Though my family has had its share of pets, I was never there whenever it was time to put one down, so the reality of Diamond’s end was a new experience for me. Saturday evening had me so concerned about her weakened condition and zero interest in food (I even tried grilling some chicken, her favorite) that I stayed in because 1. I wanted to keep an eye on her, and 2. I couldn’t live with myself if I went out and came home to a deceased pet. A very unsettled night’s sleep later, and her condition was even worse. Her movement was unsteady and hindered, and her energy level so low that she couldn’t even follow me around. I contacted my vet’s office’s on-call doctor, and he told me the painfully obvious – I could wait until Monday morning when the vet office opened, or go to the animal ER.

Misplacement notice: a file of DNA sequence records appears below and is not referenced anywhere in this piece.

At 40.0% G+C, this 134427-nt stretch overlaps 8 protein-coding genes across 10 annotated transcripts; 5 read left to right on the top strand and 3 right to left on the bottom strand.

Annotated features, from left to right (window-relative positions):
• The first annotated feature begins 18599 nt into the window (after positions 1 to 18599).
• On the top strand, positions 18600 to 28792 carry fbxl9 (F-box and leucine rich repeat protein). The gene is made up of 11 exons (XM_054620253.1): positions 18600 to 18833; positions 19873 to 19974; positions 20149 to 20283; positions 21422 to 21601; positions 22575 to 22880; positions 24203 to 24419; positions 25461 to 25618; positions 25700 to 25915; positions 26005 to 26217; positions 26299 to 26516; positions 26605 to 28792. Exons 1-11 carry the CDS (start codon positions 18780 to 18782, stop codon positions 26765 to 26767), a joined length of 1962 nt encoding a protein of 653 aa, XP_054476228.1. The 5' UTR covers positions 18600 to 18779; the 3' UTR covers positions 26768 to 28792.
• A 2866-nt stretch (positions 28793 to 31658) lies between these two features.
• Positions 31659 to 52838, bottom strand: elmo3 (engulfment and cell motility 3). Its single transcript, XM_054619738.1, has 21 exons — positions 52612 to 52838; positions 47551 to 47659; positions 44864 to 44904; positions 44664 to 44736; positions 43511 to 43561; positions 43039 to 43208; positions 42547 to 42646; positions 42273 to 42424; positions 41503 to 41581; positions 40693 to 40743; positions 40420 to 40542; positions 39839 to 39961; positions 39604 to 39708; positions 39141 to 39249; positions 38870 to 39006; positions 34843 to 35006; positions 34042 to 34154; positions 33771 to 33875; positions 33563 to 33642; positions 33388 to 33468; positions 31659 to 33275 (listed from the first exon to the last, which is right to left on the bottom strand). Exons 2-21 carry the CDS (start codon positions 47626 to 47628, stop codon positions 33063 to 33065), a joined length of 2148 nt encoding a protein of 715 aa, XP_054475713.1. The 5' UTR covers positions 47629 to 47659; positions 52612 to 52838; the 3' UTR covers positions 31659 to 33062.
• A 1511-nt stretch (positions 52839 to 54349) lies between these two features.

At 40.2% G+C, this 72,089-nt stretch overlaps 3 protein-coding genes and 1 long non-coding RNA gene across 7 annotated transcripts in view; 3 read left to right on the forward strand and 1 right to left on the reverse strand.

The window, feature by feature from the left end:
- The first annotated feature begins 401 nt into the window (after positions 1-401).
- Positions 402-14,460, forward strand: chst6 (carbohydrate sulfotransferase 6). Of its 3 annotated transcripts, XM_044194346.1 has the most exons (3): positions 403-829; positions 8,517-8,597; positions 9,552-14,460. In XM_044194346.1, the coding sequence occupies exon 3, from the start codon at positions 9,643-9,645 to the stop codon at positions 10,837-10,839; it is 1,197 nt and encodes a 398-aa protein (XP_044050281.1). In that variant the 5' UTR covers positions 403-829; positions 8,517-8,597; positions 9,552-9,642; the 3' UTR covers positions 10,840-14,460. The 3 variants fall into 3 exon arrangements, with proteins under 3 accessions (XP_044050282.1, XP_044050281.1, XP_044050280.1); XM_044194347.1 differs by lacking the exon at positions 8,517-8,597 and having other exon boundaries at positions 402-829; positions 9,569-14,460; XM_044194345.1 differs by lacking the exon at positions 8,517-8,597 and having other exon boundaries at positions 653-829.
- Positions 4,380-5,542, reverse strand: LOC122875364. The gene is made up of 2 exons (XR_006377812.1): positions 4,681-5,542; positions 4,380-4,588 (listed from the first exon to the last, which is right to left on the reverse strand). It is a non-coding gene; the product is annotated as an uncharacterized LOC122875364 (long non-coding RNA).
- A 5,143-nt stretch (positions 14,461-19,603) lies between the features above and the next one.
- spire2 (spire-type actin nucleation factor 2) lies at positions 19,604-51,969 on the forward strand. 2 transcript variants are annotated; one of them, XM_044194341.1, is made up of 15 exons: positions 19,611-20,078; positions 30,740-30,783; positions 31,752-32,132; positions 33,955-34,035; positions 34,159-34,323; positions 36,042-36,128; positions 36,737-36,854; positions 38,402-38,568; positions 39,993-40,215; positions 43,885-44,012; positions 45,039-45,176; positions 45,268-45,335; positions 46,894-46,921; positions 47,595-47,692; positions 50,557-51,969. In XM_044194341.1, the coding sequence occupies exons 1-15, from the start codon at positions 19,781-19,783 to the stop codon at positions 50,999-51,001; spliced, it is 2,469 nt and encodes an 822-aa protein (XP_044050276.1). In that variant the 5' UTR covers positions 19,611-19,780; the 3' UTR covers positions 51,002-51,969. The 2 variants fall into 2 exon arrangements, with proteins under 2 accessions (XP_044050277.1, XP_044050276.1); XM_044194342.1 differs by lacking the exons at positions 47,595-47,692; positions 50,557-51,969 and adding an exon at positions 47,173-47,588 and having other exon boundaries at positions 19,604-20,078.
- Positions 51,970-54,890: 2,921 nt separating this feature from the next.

I’m still not sure what was bothering more, my nervousness about what I had to do, or how little resistance Diamond gave as I gently put her into the carry-all. Diamond was always less than thrilled about being manhandled, and even less enthusiastic about being shoved into a travel kennel. Walking into the ER with her, the vet tech manning the front desk took one look at the poor cat and knew why I was there. The vet on duty assessed her condition and matter-of-factly asked if I was actually expecting any super-heroic attempts to save her, but I explained that I knew it was time to let her go. So he took her back to get her ready, and a tech brought her back, catheter already in and wrapped up in a blanket. So there I was, alone holding this cat who normally gave me maybe a minute to hold her, but was so weak that she had no choice. She was miserable and looked at me with an expression I’ve never seen before, a look that’d crack even the hardest hearted person. For years friends and family alike have heard me bitch and moan about how much I’ve grown to not like cats, but here I was getting a little choked up over a sick feline. On one hand, I just wanted to comfort her as best I could, but on the other I hated seeing her so miserable, and I paged the vet to let him know that I was ready.